Stormy Weather

By Sari Kalin, CIO |  Career

PERSONAL COMPUTING PIONEER Alan Kay once said, "The best way to predict the future
is to invent it." But CIOs face a distinctly different challenge: They scan the
inventions of the day and decide which have the potential to shape their businesses'
future and which will never meet the inventors' expectations.

Looking back at the computer industry over the past 30 years, it's easy to see
which technologies have fundamentally changed the way we do business, such as the
personal computer and the Web. It's also easy to see which technologies never lived up
to their promise, such as computer-aided software engineering (CASE) and artificial
intelligence (AI). Yet it is still difficult for CIOs to forecast which core
technologies -- or even which vendors and products -- will fall into the former
category and which will fall into the latter.

Why? One reason may simply be vendor hype, combined with a technology press that
blows hot, then cold, over the latest buzzwords and gizmos. Today's headlines rave
about PDAs and outsourced applications; yesterday's raved about network computers and
massive ERP installations. Who knows what technologies will be blessed and cursed
tomorrow? Another reason may be that CIOs themselves can get too easily seduced by new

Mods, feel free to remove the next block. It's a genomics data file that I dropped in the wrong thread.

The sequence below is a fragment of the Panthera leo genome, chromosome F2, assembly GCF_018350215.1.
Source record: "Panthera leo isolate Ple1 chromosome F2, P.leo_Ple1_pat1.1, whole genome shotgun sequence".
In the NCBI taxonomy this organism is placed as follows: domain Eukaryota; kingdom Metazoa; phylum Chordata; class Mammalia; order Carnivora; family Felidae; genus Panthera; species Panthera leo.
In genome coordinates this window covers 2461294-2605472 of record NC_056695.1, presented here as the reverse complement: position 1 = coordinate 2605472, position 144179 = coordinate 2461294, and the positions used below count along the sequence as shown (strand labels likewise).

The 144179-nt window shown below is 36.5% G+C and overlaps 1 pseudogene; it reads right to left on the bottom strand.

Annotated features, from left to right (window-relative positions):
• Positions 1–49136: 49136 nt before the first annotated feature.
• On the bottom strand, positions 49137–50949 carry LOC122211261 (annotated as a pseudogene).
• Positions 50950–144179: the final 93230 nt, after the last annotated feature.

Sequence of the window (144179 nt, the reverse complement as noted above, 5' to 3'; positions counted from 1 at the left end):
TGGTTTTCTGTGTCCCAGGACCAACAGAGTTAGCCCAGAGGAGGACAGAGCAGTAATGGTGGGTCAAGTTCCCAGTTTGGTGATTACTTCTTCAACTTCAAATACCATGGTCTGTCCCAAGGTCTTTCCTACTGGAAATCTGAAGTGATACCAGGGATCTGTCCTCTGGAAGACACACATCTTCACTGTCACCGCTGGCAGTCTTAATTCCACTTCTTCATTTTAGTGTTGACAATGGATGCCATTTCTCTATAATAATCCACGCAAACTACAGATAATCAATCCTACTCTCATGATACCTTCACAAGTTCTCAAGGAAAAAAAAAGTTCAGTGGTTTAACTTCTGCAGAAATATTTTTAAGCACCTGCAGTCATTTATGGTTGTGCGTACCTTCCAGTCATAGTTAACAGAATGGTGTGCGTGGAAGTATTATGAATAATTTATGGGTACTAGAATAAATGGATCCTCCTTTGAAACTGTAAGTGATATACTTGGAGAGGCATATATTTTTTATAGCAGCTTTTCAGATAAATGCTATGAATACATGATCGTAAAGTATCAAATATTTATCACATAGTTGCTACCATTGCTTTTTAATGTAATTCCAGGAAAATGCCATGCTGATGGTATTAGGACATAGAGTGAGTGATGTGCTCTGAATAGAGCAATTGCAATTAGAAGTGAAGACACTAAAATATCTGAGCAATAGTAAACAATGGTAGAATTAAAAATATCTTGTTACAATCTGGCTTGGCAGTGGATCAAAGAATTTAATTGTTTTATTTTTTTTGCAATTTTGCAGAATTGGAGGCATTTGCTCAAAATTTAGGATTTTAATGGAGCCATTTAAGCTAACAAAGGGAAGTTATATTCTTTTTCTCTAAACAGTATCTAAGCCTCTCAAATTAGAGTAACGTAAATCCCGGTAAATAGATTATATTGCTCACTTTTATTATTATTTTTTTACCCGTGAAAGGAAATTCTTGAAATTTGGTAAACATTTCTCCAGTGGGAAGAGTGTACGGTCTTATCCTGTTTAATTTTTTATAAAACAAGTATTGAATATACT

technology that doesn't live up to its promise in the time frame they expect;
conversely, they may not be able to foresee a technology's impact further down the
road. "We CIOs overestimate progress in the short term and underestimate progress in
the long term," says Jerry Gregoire, former CIO of Dell Computer Corp. in Round Rock,
Texas.

Gregoire includees himself in this description. Though he's hesitant to admit it,
when the first color PC monitors came out, his first thought was, "What in the world do
we need color for?" Then there's the time about 10 years ago, while he was CIO at
Pepsi, that he backed an aggressive plan to add voice recognition capability to
delivery truck drivers' onboard computers so that the drivers could have safe, hands-
free computer access while they were on the road. Voice recognition on PCs was not
quite ready for prime time, but Gregoire was sure that it would be soon enough. "When
we started the project, I was thinking, 'They're going to get these problems solved and
we're going to be ready,'" Gregoire says. He learned the unfortunate lesson of what can
happen when the completion of a project hinges on an immature technology: When Pepsi
was ready to roll, voice recognition wasn't. "It was such a cool idea," Gregoire says,
with a reflective tone in his voice. "We spent a lot of money on it, but we never
solved it."

Join us:
Facebook

Twitter

Pinterest

Tumblr

LinkedIn

Google+

Spotlight on ...
Online Training

    Upgrade your skills and earn higher pay

    Readers to share their best tips for maximizing training dollars and getting the most out self-directed learning. Here’s what they said.

     

    Learn more

Answers - Powered by ITworld

ITworld Answers helps you solve problems and share expertise. Ask a question or take a crack at answering the new questions below.

Ask a Question
randomness